I am emailing a link of this to everyone on the class list every week. If you are not receiving these emails or want to have them sent to another email address feel free to email me at jpmccarthymaths@gmail.com and I will add you to the mailing list.

## Week 4

On Monday we spoke about cobweb diagrams that are a graphical method of locating fixed points and determining whether they are attracting, repelling or indifferent. At this point you should look at Section 2.4 of these notes (NOT mine).

In Section 3.1, 3.2 & 3.3, the cobweb diagrams suggest that if $|f'|<1$ ($f'$ aka the slope) at the fixed point that the point is attracting and if $|f'|>1$ the fixed point is repelling.

A normal person would have proved this as per page 25 of the notes but I wanted to show you the beautiful contraction mapping principle and do it that way… we did conclude, loosely but correctly,

### Theorem The: Contraction Mapping Principle

If $f:I\rightarrow I$ is a contraction on a closed interval $I$then $f$ has a unique, attracting fixed point in $I$.

I mainly wanted to show ye this for the nice pictures! There is one here that I got off the internet but I think our blobs were better:

O.K.

In the end what I did was a hodge-podge of the (correct) contraction mapping principle we did on Monday with the proof in the notes of the Fixed Point Dynamics Theorem below which isn’t really satisfactory to me. For next year I will probably try and take this approach but as my proof had a few holes, I am just going to say that you need to know the following:

### Theorem: Fixed Point Dynamics

Suppose that $f:\mathbb{R}\rightarrow \mathbb{R}$ is an iterator function with a fixed point at $x_f\in \mathbb{R}$. If $f$ is differentiable in an interval $I$ containing $x_f$ then

• If $|f'(x_f)|<1$then $x_f$ is an attracting fixed point
• If $|f'(x_f)|>1$then $x_f$ is a repelling fixed point
• If $|f'(x_f)|=1$then we can make no conclusion and we call $x_f$ an indifferent or neutral fixed point

### Week 5

In Week 5 we will begin our study of the Logistic Mapping — rabbits!

## Exercises

I have emailed ye a copy of the exercises and ye should be able to look at these questions for the Week 5 tutorial.

• 19 — a good question for more understanding for test
• 23-25, 27-29 — good basic practise for the test. Do 25 and you can maybe leave the others
• 26 — more theoretical than other questions of that type. You need to understand parts (a) to (c). These are the three theorems whose proofs are examinable.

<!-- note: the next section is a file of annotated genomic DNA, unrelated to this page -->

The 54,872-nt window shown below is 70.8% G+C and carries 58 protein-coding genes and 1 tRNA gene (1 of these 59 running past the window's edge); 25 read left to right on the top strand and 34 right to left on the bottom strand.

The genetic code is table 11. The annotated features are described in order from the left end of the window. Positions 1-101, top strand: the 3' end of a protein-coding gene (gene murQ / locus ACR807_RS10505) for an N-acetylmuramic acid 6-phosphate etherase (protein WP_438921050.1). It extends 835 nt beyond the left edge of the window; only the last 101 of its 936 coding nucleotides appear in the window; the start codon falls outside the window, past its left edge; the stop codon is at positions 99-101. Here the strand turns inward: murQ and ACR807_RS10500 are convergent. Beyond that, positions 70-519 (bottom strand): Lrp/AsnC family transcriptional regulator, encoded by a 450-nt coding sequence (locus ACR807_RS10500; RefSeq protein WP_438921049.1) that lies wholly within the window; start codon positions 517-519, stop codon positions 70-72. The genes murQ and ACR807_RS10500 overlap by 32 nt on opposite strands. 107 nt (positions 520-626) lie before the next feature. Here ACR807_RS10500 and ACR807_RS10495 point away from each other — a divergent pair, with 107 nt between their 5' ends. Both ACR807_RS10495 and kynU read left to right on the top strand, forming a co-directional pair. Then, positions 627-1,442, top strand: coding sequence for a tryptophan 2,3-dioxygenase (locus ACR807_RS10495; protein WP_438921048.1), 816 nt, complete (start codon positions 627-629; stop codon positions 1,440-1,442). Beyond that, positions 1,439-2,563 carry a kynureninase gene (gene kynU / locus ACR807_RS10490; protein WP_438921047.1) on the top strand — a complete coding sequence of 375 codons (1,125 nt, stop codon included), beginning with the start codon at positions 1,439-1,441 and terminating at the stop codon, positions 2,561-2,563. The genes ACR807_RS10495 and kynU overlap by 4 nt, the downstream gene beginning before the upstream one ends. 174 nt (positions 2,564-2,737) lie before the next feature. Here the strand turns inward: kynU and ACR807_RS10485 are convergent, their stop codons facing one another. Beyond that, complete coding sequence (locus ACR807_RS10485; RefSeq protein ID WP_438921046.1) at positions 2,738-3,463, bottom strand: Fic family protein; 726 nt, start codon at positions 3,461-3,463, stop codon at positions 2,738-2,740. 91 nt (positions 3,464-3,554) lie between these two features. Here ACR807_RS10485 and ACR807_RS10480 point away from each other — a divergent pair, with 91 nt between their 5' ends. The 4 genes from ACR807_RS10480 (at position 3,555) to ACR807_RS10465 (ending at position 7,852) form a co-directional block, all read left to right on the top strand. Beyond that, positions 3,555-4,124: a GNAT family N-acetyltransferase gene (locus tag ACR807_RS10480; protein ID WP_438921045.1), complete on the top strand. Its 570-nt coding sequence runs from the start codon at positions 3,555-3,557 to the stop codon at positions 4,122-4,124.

The rest of these are not going to be on the test but the exam. If you forget them now don’t forget to look at before the exam to boost understanding. The theory is the same as before

• 30-32 — not examinable on the test but have occurred in Q.2 of the exam. Week 4 theory: same as as 23-25, 27-29
• 33 — full analysis of the dynamical system required using theory of Week 4.
• 34-34 — given the orbit. Find the iterator function and analyse using theory of Week 4.
• 36-37 — Newton-Raphson method is a dynamical system. Analyse using Week 4 theory.

As there are a lot of questions it might make sense to allocate so much time and say do (A)s first, then (B)s then (C)s or whatever.

## Test and Other CA

The test will take place on February 12 in Week 6. Everything up to but not including section 3.4 in the typeset notes is examinable: we will have this covered by Februaray 3 but probably January 29. I have emailed ye a copy of a sample test.

The Concept MCQ will still take place in Week 8.

The homework will be given to you towards the end of the semester and I will give ye three weeks to do it. It will probably be on complex numbers and won’t be as long as last year’s homework.

You will be given marks for the best two out of Test, Concept MCQ and Homework.

## Math.Stack Exchange

If you find yourself stuck and for some reason feel unable to ask me the question you could do worse than go to the excellent site math.stackexchange.com. If you are nice and polite, and show due deference to these principles you will find that your questions are answered promptly. For example this question about where the OP didn’t understand why roots of $f(x)-x$ are roots of $f^2(x)-x$.